Try to imagine a collection of 2500 different types of lettuce: approximately 1500 varieties that were ever grown by farmers somewhere in the world and roughly 1000 populations of wild lettuce plants from roadsides and nature reserves. Then try to imagine the DNA being collected from all these types of lettuce and used to determine how the lettuce on our plate came to be.
The first wild plants were modified for cultivation 6000 years ago in the Caucasus. These first lettuces were only suitable for harvesting seeds to extract oil, and the ancient Greek and Romans further bred these plants (at that time, they still had thorns on the leaves) to be used as leafy vegetables. And the story told by the DNA continues, up to the Americans that needed properties from wild varieties to change soft, smooth butter lettuce into hard, puckered iceberg lettuce.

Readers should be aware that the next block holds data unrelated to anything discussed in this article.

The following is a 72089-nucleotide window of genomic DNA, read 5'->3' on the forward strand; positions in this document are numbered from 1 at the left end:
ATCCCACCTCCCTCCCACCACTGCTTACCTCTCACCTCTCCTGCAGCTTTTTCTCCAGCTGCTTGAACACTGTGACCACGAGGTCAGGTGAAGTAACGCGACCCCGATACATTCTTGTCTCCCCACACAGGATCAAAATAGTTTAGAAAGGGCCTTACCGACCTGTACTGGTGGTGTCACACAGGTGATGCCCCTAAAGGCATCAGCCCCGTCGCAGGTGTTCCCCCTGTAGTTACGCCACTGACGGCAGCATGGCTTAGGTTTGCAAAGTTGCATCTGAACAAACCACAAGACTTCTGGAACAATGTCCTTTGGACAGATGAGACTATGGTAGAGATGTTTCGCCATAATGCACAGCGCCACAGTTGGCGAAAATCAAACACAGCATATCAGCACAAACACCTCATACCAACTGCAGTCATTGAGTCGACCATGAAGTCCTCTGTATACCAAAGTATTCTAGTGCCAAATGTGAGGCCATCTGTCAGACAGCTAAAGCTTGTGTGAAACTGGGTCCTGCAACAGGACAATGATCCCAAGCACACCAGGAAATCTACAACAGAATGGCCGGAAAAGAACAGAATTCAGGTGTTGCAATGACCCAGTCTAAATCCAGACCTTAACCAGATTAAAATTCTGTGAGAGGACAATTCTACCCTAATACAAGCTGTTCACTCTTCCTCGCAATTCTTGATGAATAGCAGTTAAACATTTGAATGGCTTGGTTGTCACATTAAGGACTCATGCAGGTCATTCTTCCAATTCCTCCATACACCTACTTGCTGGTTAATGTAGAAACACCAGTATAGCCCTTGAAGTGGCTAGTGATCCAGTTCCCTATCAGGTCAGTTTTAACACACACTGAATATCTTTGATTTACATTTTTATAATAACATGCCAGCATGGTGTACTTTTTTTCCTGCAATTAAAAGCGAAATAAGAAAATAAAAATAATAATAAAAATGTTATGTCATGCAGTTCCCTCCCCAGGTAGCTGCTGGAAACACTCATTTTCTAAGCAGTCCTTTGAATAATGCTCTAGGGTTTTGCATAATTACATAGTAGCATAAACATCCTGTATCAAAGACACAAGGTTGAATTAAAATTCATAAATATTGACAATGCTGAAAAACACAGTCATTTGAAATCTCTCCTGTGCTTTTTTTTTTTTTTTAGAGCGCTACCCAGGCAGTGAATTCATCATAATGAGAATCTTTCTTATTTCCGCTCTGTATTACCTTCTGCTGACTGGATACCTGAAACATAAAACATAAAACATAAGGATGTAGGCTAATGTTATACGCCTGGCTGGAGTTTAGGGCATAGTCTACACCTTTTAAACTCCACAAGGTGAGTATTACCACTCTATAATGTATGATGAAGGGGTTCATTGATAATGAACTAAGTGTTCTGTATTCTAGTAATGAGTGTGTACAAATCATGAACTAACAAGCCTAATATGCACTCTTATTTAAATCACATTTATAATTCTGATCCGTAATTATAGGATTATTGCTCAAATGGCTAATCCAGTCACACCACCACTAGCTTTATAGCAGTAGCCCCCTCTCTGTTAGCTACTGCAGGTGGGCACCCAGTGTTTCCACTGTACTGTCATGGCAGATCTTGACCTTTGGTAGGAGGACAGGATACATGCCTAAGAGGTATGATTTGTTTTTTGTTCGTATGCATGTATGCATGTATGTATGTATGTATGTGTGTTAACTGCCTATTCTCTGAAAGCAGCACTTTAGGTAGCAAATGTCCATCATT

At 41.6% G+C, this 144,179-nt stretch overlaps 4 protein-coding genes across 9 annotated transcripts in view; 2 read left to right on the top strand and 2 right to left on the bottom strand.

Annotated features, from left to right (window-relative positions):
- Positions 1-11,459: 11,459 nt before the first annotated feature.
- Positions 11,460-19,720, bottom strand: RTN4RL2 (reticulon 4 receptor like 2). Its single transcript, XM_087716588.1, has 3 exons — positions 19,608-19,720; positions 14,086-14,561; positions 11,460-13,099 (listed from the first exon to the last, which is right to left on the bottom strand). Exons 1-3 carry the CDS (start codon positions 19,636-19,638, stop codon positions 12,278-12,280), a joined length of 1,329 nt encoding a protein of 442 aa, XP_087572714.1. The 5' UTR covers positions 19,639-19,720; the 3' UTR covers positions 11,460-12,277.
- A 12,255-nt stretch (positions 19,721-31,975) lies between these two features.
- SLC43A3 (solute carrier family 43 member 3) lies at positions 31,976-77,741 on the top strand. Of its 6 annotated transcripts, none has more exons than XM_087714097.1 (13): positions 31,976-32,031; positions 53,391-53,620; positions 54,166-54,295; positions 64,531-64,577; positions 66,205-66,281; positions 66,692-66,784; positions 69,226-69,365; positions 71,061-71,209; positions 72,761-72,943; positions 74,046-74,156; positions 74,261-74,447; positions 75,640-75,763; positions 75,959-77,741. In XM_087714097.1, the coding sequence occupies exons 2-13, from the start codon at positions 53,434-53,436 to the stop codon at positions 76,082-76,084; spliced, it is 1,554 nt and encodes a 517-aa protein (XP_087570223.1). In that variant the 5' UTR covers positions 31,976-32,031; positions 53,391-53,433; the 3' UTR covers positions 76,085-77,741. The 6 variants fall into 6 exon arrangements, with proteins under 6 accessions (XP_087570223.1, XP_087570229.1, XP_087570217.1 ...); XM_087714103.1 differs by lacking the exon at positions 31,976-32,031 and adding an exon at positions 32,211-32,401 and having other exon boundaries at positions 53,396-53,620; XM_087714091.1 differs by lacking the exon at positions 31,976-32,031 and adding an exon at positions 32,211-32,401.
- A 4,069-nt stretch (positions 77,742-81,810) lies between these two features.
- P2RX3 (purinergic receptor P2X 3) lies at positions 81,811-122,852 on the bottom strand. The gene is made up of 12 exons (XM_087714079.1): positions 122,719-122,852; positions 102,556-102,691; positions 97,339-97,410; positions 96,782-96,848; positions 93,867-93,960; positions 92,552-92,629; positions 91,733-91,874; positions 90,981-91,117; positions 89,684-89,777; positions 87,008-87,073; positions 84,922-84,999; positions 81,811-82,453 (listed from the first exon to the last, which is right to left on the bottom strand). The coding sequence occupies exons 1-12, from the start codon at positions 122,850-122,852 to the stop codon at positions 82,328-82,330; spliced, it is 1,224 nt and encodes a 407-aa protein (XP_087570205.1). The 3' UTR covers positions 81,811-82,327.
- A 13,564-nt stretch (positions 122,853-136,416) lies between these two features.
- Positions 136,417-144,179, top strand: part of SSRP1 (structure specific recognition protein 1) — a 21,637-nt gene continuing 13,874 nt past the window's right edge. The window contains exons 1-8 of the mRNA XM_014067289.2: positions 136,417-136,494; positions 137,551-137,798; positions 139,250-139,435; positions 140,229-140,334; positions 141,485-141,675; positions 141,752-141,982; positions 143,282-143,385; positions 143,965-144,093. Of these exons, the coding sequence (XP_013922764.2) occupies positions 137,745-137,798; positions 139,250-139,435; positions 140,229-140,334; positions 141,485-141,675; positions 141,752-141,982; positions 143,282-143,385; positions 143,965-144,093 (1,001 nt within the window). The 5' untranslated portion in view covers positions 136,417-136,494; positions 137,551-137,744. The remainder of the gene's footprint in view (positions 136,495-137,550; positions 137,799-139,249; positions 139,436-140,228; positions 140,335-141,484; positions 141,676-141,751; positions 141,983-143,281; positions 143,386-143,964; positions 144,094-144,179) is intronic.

As it turns out, the modern varieties of cultivated lettuces mostly resemble their wild predecessor Lactuca serriola from the Caucasus.
Analysis of the relationship between the DNA information and traits of the cultivated lettuces shows that rigorous selection took place for traits that were desirable for production and consumption, the “domestication traits” like the absence of spines and thorns, which resulted in reduced diversity in the regions of the DNA where the genes for these traits are located.